Prudent planner ideas based on the Winter of 2014



Given the truly delightful winter we have been suffering through this year, I thought it might be a good idea to list off some suggestions for us planners to consider for addressing potential future winter mayhem.

You can never be too prepared for emergencies. Additional ideas and suggestions are always welcome!

  • Have pre-designated and pre-stocked emergency warming shelters that can be activated on very short notice.
  • Require bus stops to be cleared so passengers don’t have to walk across slippery mounds of compacted snow and potentially fall into the roadway.
  • Increase the number of transit shelters to enhance the rider’s experience in winter.
  • Require all power lines to be placed in underground conduits.
  • Install or encourage the planting of vegetative buffers along open stretches of road to reduce blowing and drifting of snow across roadways.
  • Require bike lanes to be plowed so they are clear too – don’t use them for storage of snow.
  • Install homing beacons or markers on all fire plugs so they are easier to locate when they are buried under snow.
  • Establish a mid-winter edition of Smart Commute Week for snow-shoeing, snowboarding, skating, fat tire cycling, and/or x-country skiing to/from work – this will help increase exercise and reduce cabin fever.
  • Actively pursue regulations which promote more passive solar elements into building design.
  • Require and insist on building redundancy in the electrical grid.
  • Establish snow disposal areas to help improve visibility around monstrous piles of snow  – this has been a real problem along residential streets and in parking lots.
  • Revise pertinent regulations so that back-up generators can be easily incorporated into new and existing structures.
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10 Responses to Prudent planner ideas based on the Winter of 2014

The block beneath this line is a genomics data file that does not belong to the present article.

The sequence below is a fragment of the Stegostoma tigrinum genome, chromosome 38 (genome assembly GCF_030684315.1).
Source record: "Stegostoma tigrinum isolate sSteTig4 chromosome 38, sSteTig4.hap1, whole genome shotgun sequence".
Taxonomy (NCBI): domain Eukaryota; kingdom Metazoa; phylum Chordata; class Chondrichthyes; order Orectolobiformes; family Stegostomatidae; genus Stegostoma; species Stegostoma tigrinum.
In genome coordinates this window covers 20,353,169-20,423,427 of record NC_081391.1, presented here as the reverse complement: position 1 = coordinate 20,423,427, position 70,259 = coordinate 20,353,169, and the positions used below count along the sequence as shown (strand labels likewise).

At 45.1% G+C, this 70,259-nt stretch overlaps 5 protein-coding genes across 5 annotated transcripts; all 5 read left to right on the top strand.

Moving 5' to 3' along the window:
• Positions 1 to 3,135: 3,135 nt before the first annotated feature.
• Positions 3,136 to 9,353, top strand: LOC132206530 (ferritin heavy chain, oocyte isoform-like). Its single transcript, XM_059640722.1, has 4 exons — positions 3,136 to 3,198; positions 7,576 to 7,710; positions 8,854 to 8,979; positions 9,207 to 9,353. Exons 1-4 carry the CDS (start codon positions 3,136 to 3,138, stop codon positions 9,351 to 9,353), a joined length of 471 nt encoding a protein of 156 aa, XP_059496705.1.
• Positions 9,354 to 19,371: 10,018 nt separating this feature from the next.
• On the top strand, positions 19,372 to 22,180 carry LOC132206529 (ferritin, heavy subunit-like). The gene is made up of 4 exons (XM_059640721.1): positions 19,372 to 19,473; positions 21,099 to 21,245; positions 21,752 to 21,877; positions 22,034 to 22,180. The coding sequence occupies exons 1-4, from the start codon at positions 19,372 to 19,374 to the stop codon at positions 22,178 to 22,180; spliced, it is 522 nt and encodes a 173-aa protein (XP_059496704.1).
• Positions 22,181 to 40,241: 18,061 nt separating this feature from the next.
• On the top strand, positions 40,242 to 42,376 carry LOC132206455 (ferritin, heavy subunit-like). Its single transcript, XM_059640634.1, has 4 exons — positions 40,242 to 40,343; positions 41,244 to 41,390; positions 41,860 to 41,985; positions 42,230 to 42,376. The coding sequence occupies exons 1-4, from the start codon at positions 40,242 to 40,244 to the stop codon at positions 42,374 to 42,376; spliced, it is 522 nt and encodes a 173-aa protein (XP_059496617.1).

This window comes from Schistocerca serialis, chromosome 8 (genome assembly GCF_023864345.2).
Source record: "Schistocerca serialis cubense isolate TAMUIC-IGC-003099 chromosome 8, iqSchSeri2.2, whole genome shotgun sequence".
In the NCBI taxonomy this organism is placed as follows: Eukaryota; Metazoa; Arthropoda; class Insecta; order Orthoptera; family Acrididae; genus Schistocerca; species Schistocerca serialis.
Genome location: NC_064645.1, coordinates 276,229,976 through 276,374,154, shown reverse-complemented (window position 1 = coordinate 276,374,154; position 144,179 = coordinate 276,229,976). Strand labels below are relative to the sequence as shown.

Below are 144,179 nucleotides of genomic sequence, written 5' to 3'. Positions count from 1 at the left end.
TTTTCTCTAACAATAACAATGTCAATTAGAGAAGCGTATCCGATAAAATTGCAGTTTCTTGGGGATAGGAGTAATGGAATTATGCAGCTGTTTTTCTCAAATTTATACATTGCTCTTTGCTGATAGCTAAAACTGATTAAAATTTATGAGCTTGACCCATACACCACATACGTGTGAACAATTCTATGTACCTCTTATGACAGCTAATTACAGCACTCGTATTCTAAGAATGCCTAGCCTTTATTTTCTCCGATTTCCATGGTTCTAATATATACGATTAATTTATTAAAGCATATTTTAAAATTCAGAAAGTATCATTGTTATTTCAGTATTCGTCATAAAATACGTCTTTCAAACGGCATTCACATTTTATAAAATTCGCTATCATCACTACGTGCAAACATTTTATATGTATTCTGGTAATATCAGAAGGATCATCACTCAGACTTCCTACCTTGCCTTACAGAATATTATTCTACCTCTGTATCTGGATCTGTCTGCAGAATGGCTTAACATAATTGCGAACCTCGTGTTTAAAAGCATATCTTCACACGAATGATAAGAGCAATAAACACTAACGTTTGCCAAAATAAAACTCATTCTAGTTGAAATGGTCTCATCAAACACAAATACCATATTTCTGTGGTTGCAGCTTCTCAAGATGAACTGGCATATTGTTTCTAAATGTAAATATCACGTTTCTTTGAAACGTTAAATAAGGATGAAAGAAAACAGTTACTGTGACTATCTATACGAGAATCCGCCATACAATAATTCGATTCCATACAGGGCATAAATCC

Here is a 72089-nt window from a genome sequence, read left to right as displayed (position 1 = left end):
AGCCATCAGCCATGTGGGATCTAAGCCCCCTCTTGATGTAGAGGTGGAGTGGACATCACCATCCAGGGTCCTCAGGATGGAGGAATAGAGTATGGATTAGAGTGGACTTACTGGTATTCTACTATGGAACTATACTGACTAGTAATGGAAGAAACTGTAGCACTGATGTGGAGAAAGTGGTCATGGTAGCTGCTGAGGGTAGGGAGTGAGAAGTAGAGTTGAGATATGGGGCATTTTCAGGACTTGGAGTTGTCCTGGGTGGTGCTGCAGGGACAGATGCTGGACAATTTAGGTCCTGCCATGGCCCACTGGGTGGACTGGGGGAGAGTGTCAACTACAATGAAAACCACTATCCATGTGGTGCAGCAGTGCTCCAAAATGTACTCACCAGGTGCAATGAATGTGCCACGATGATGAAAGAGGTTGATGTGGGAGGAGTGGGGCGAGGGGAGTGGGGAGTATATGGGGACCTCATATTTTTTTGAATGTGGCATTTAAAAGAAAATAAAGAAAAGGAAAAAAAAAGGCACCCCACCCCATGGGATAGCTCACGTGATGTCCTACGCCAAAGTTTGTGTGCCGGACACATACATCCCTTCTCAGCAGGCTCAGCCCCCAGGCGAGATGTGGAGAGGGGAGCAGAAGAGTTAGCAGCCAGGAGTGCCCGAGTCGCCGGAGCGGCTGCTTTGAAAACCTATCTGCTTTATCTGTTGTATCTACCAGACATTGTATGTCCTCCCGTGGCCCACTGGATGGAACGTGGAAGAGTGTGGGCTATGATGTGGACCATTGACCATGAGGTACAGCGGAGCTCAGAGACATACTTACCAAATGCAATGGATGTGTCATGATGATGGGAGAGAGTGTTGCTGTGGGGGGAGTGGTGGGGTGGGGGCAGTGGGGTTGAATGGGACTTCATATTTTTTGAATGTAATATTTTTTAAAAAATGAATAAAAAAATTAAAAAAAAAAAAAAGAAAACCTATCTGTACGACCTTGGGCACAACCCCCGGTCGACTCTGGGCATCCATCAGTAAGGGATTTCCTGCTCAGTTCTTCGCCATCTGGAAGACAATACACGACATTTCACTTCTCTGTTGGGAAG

1. larryhogue says:

    What do you mean, “suffering”? It has been delightful, except for the ice storm and the 30-below windchill days. I like your snow removal suggestions. Here’s another one: require someone, whether it’s the city or the adjacent property owner, to clear out curb cuts at corners. Half of them turn into two- or three-foot-high walls of plowed snow, even if the sidewalks leading up to them have been cleared.


  2. Here in now-rainy Chicago, I’ve thought about some of these too.
    1. The snow in curb cuts as well as the ridges of plowed snow along the street sides must be shoveled away, but there are many problems with puddles here, as well as puddles where alleys meet streets. No on has been creating & maintaining drainage channels to the storm drains in the street, which in many cities are covered with plowed snow. Maybe the locations of these drains should be marked on the adjacent sidewalks, which are supposed to be kept shoveled?
    2. Snow disposal areas has been a necessity since dumping it into bodies of water was outlawed. These should be included in plans for new developments too, keeping in mind the most efficient movements of the snowplow to be used. Landscaping and semi-permeable pavement should be thought of in these plans, too.
    3. I’ve just started to think that places for backup generators should be thought of in connection with design of new housing construction.
    4. Bus stops need to be shoveled in all places where passengers might be let off. Last week I asked this to be done outside McCormick Place, as Auto Show attendees were getting off 2 buses lined up, but except for where the bus shelter is, we had to walk in the gutter to the crossing, since there was deep snow on the sidewalk next to most of the distance next to the buses.


  3. chris m says:

    Living and working in downtown San Diego; I was going to offer some silly comments but I’ll just keep quiet and read with interest how you folks are dealing with this difficult winter.


  4. All of the snow shoveling ideas are great, however, I am wondering whether any of you have ever attempted this feat. This is hard work that takes a great deal of time and requires a relatively fit individual to accomplish. With municipal budgets cut to the bone, where are the workers who can do this type of back-breaking manual labor? I cleared 4 catch basins in my neighborhood this morning. At 63 years old, that about wiped me out for the day! I have a better idea – let’s all be more cautious and courteous drivers when we are navigating areas with reduced visibility. Don’t forget, this was Southeast Michigan’s #2 worst winter SO FAR. We still have another 4 weeks to go.


    • Rick Brown says:

      I agree it can be hard on people- my back keeps reminding me of that fact. But I do think transit agencies have a obligation to keep their busier stops safe by clearing snow and treating ice.


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